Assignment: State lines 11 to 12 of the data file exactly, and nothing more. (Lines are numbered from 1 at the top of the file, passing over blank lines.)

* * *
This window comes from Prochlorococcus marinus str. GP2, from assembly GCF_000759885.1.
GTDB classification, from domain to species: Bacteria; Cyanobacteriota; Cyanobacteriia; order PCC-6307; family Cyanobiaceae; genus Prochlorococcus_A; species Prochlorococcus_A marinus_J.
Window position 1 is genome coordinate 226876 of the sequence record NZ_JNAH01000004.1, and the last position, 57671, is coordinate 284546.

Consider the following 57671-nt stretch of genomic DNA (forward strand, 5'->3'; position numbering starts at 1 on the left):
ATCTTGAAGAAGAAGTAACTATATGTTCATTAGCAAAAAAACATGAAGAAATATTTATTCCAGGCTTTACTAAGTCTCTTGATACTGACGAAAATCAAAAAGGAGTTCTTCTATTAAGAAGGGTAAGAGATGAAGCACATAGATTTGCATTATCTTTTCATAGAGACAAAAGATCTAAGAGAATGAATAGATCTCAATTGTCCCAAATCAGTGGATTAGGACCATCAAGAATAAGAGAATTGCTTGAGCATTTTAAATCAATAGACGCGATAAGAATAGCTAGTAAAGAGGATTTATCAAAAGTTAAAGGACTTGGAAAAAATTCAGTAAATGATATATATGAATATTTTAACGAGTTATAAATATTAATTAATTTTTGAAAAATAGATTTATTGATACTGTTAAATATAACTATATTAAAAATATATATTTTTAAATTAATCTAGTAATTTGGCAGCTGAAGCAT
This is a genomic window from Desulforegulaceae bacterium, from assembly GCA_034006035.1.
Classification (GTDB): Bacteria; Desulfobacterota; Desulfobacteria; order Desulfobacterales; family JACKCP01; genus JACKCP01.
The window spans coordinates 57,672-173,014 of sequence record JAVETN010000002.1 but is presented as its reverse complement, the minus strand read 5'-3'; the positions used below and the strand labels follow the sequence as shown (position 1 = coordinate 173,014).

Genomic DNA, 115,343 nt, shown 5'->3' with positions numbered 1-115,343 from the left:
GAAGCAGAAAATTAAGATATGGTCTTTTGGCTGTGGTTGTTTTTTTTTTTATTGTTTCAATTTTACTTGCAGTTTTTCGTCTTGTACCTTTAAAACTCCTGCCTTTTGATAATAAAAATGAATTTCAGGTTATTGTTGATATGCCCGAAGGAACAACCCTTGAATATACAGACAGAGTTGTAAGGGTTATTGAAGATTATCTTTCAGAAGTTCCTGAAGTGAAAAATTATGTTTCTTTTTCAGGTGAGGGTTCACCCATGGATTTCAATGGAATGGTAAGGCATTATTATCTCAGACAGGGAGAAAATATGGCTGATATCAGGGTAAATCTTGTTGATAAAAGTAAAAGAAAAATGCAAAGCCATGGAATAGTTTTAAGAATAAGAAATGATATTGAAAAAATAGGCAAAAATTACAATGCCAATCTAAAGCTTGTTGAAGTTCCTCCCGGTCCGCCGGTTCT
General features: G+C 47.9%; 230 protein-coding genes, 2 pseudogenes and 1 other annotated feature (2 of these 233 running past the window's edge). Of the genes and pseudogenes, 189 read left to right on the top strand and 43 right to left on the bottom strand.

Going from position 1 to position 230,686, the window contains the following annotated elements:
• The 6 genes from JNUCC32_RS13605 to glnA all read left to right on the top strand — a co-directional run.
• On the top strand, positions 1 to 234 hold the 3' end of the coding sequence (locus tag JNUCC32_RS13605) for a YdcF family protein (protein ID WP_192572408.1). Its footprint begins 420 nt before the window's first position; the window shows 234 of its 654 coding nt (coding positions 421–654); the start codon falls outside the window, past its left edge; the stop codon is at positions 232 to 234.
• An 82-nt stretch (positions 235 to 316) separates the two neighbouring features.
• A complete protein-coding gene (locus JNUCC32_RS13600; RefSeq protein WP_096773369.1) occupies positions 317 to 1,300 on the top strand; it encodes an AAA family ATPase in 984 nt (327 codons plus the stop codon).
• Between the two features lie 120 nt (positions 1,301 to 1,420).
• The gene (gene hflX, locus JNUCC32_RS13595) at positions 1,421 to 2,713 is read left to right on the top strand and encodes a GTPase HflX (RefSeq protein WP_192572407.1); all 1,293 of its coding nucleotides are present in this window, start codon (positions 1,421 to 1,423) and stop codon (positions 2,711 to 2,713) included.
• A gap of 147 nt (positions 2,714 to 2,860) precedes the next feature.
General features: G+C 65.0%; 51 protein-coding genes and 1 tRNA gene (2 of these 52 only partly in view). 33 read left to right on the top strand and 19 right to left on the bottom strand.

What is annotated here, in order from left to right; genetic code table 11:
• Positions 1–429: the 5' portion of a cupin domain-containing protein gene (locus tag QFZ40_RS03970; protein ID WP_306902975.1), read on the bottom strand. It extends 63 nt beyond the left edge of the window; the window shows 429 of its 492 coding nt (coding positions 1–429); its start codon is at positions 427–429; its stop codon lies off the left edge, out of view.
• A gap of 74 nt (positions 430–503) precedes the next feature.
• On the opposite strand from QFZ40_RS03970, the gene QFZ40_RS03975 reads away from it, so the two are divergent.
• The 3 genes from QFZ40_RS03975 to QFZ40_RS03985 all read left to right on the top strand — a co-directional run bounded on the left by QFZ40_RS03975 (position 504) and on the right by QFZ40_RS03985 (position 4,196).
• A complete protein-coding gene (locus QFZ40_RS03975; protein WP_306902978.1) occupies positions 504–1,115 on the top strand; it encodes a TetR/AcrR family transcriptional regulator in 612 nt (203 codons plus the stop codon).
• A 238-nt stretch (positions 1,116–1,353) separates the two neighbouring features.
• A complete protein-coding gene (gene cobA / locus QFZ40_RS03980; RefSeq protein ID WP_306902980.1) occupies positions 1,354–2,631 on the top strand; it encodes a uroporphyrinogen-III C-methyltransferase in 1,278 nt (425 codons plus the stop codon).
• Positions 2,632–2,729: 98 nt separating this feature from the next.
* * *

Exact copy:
General features: G+C 47.9%; 230 protein-coding genes, 2 pseudogenes and 1 other annotated feature (2 of these 233 running past the window's edge). Of the genes and pseudogenes, 189 read left to right on the top strand and 43 right to left on the bottom strand.

Going from position 1 to position 230,686, the window contains the following annotated elements: